Regular COVID-19 testing for Disneyland employees is the key sticking point between the resort and labor unions, according to one union leader. 

The Coalition of Resort Labor Unions, whose member unions represent 17,000 workers at the Disneyland Resort, questioned whether the resort could be operated safely in a letter to California Gov. Gavin Newsom last week. Though Disney has since delayed the planned June 17 reopening of its two California parks — citing the lack of state guidelines, not union opposition — labor leaders are still planning a caravan protest outside the resort on Saturday to voice their concerns over safety. 

Chris Duarte, president of Workers United Local 50, which represents food and beverage cast members at Disneyland, said the purpose of the letter was to let government officials know unions and the resort had not resolved safety concerns ahead of reopening.

“It’s not that we don’t want the park to reopen,” Duarte told Theme Park Tribune. “We have a significant portion of members that want to work.”

Disney plans to implement a number of new safety measures aimed at limiting the spread of COVID-19, from requiring guests and workers to wear face masks to limiting capacity to allow for physical distancing in shops, restaurants, queues, and attractions.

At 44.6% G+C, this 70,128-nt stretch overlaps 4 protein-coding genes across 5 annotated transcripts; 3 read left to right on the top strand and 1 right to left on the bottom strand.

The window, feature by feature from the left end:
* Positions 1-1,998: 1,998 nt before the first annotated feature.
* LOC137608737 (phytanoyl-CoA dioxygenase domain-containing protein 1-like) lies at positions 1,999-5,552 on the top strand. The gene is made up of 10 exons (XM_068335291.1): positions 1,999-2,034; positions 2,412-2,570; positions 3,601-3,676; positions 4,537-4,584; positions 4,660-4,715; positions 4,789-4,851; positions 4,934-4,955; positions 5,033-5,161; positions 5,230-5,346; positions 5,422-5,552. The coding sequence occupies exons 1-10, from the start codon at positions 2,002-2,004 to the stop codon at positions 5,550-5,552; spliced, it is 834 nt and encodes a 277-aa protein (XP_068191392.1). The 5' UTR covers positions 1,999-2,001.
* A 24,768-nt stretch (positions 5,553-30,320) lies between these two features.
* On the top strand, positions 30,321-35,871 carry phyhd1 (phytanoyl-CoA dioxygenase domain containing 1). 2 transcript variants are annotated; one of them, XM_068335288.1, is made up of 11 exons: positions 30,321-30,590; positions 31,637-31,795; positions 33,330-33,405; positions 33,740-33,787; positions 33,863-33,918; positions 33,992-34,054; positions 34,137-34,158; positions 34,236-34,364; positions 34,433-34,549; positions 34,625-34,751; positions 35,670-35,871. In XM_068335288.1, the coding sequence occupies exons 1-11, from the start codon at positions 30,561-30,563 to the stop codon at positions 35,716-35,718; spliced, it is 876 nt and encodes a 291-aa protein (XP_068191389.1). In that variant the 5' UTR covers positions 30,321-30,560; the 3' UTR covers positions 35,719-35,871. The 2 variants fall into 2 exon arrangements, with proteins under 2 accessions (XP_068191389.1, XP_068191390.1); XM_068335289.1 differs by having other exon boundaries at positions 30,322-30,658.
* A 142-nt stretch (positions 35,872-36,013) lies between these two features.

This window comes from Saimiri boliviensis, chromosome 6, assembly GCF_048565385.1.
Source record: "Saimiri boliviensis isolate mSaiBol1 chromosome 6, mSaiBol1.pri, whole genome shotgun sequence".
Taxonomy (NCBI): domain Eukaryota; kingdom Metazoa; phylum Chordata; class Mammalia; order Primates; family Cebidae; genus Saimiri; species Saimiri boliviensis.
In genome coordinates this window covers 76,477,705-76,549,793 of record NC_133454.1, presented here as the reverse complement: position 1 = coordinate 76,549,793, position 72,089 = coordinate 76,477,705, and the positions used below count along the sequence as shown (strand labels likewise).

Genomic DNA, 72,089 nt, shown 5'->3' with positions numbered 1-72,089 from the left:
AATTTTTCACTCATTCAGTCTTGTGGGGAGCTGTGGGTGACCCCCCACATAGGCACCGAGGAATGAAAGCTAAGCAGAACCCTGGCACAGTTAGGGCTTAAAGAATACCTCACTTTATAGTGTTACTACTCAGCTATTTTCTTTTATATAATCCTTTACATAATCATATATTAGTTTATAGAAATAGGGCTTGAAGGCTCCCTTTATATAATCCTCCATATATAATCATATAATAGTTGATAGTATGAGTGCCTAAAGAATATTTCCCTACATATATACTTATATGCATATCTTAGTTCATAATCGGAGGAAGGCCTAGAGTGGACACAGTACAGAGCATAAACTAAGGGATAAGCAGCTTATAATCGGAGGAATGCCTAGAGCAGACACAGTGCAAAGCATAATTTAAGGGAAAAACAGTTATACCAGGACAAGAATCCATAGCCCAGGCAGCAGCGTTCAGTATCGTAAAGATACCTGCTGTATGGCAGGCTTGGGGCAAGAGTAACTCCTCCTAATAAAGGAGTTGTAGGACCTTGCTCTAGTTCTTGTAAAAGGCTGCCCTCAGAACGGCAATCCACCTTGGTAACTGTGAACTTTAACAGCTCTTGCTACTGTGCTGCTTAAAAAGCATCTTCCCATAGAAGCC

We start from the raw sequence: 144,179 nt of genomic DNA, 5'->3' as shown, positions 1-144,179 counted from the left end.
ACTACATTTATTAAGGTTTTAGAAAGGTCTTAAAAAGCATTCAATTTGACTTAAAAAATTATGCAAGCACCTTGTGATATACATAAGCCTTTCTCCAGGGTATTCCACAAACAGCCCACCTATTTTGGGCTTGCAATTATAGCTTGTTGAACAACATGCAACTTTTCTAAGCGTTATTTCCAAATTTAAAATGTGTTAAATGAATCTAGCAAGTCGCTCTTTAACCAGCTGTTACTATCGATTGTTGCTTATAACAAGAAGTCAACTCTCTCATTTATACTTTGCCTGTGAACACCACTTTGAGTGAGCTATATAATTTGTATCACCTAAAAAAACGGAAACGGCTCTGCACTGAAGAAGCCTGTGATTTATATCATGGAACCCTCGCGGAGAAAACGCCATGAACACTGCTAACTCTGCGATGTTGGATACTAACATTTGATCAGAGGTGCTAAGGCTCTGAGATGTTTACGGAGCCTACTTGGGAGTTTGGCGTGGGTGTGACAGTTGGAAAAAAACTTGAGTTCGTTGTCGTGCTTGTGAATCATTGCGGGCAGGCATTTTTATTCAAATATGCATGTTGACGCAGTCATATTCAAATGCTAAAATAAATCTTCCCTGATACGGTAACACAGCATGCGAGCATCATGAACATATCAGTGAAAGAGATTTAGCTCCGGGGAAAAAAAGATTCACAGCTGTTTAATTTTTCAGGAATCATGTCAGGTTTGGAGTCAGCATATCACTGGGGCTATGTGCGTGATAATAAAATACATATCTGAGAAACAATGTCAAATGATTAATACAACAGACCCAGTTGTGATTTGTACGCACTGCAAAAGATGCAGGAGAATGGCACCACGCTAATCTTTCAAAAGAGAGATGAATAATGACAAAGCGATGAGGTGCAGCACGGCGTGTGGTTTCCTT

Unions are still negotiating on the testing issue, but Duarte said his side is seeking a more “proactive” testing process for COVID-19. By otherwise relying on contact tracing done through public health departments, days may pass before employees who have been exposed to an infected person are warned to get tested themselves. 

“What we’re looking for is some regular testing for employees to actively prevent an outbreak,” he said. 

Employee testing has not been a part of the publicly-announced deals Disney has reached with other unions, including those with other Disneyland unions

Walt Disney World’s union agreement for reopening includes measures like providing a thermometer to any cast member who requested one and no punishment for calling out sick with COVID-19 symptoms — but the plan did not mention testing.

The local areas around both Disney World and Disneyland are seeing an increased number of COVID-19 cases and hospitalizations in recent weeks. In Orange County, California, more than 2,500 new cases have been confirmed in the last week and 70 more people have been hospitalized. 

“It definitely feels, more so in the last week, that more members are becoming hesitant to return to work immediately, not knowing that everything’s being done to maintain a safe environment,” Duarte said.